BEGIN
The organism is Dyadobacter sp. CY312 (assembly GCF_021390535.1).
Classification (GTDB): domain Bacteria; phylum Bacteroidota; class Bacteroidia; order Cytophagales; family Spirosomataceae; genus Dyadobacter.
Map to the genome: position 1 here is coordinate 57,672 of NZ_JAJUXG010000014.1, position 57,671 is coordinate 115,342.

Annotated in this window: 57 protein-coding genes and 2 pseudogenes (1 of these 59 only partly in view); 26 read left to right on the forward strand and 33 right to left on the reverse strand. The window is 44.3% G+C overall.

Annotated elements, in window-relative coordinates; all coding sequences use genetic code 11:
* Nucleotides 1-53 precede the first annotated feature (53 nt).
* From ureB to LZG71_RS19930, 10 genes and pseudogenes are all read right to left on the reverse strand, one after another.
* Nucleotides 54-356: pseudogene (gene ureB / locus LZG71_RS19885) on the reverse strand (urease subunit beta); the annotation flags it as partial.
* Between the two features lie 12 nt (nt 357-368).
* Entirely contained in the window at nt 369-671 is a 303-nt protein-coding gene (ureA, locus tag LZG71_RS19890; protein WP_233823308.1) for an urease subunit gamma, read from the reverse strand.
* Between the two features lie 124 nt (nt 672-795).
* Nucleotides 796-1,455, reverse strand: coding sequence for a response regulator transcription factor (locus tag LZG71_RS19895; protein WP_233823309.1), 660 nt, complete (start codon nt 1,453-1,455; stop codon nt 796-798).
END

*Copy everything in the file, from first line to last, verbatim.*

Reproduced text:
The organism is Dyadobacter sp. CY312 (assembly GCF_021390535.1).
Classification (GTDB): domain Bacteria; phylum Bacteroidota; class Bacteroidia; order Cytophagales; family Spirosomataceae; genus Dyadobacter.
Map to the genome: position 1 here is coordinate 57,672 of NZ_JAJUXG010000014.1, position 57,671 is coordinate 115,342.

Annotated in this window: 57 protein-coding genes and 2 pseudogenes (1 of these 59 only partly in view); 26 read left to right on the forward strand and 33 right to left on the reverse strand. The window is 44.3% G+C overall.

Annotated elements, in window-relative coordinates; all coding sequences use genetic code 11:
* Nucleotides 1-53 precede the first annotated feature (53 nt).
* From ureB to LZG71_RS19930, 10 genes and pseudogenes are all read right to left on the reverse strand, one after another.
* Nucleotides 54-356: pseudogene (gene ureB / locus LZG71_RS19885) on the reverse strand (urease subunit beta); the annotation flags it as partial.
* Between the two features lie 12 nt (nt 357-368).
* Entirely contained in the window at nt 369-671 is a 303-nt protein-coding gene (ureA, locus tag LZG71_RS19890; protein WP_233823308.1) for an urease subunit gamma, read from the reverse strand.
* Between the two features lie 124 nt (nt 672-795).
* Nucleotides 796-1,455, reverse strand: coding sequence for a response regulator transcription factor (locus tag LZG71_RS19895; protein WP_233823309.1), 660 nt, complete (start codon nt 1,453-1,455; stop codon nt 796-798).